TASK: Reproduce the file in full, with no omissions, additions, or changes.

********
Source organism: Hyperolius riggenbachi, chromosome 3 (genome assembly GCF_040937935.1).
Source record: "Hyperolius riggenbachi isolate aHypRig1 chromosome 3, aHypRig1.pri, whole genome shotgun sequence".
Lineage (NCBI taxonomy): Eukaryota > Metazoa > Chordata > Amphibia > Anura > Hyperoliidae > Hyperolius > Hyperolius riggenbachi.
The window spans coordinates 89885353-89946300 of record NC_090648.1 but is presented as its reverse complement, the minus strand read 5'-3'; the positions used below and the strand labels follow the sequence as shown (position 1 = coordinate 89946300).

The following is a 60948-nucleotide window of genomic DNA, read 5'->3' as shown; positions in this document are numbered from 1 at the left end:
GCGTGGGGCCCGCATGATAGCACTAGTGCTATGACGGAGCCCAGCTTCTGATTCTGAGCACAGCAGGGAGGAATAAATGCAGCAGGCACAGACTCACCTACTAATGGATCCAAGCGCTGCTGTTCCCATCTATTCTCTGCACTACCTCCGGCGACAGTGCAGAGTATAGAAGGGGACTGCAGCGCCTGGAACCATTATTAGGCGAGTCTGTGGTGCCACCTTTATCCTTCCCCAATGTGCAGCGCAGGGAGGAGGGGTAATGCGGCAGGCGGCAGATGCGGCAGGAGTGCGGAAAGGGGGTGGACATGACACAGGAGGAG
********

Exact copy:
Source organism: Hyperolius riggenbachi, chromosome 3 (genome assembly GCF_040937935.1).
Source record: "Hyperolius riggenbachi isolate aHypRig1 chromosome 3, aHypRig1.pri, whole genome shotgun sequence".
Lineage (NCBI taxonomy): Eukaryota > Metazoa > Chordata > Amphibia > Anura > Hyperoliidae > Hyperolius > Hyperolius riggenbachi.
The window spans coordinates 89885353-89946300 of record NC_090648.1 but is presented as its reverse complement, the minus strand read 5'-3'; the positions used below and the strand labels follow the sequence as shown (position 1 = coordinate 89946300).

The following is a 60948-nucleotide window of genomic DNA, read 5'->3' as shown; positions in this document are numbered from 1 at the left end:
GCGTGGGGCCCGCATGATAGCACTAGTGCTATGACGGAGCCCAGCTTCTGATTCTGAGCACAGCAGGGAGGAATAAATGCAGCAGGCACAGACTCACCTACTAATGGATCCAAGCGCTGCTGTTCCCATCTATTCTCTGCACTACCTCCGGCGACAGTGCAGAGTATAGAAGGGGACTGCAGCGCCTGGAACCATTATTAGGCGAGTCTGTGGTGCCACCTTTATCCTTCCCCAATGTGCAGCGCAGGGAGGAGGGGTAATGCGGCAGGCGGCAGATGCGGCAGGAGTGCGGAAAGGGGGTGGACATGACACAGGAGGAG